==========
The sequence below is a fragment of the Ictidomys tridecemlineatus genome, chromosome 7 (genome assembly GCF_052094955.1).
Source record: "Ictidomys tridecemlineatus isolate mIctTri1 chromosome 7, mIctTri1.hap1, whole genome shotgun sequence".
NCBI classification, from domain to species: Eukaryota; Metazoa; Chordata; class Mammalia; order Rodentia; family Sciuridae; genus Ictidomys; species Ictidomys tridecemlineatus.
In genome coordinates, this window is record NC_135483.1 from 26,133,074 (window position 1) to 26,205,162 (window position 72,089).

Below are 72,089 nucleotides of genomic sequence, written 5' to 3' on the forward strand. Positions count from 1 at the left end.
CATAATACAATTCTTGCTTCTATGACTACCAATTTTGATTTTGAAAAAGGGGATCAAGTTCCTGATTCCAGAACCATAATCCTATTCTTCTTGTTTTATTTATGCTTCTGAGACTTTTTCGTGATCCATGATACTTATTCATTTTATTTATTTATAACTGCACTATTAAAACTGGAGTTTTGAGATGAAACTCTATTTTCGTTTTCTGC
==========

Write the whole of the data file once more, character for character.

The sequence below is a fragment of the Ictidomys tridecemlineatus genome, chromosome 7 (genome assembly GCF_052094955.1).
Source record: "Ictidomys tridecemlineatus isolate mIctTri1 chromosome 7, mIctTri1.hap1, whole genome shotgun sequence".
NCBI classification, from domain to species: Eukaryota; Metazoa; Chordata; class Mammalia; order Rodentia; family Sciuridae; genus Ictidomys; species Ictidomys tridecemlineatus.
In genome coordinates, this window is record NC_135483.1 from 26,133,074 (window position 1) to 26,205,162 (window position 72,089).

Below are 72,089 nucleotides of genomic sequence, written 5' to 3' on the forward strand. Positions count from 1 at the left end.
CATAATACAATTCTTGCTTCTATGACTACCAATTTTGATTTTGAAAAAGGGGATCAAGTTCCTGATTCCAGAACCATAATCCTATTCTTCTTGTTTTATTTATGCTTCTGAGACTTTTTCGTGATCCATGATACTTATTCATTTTATTTATTTATAACTGCACTATTAAAACTGGAGTTTTGAGATGAAACTCTATTTTCGTTTTCTGC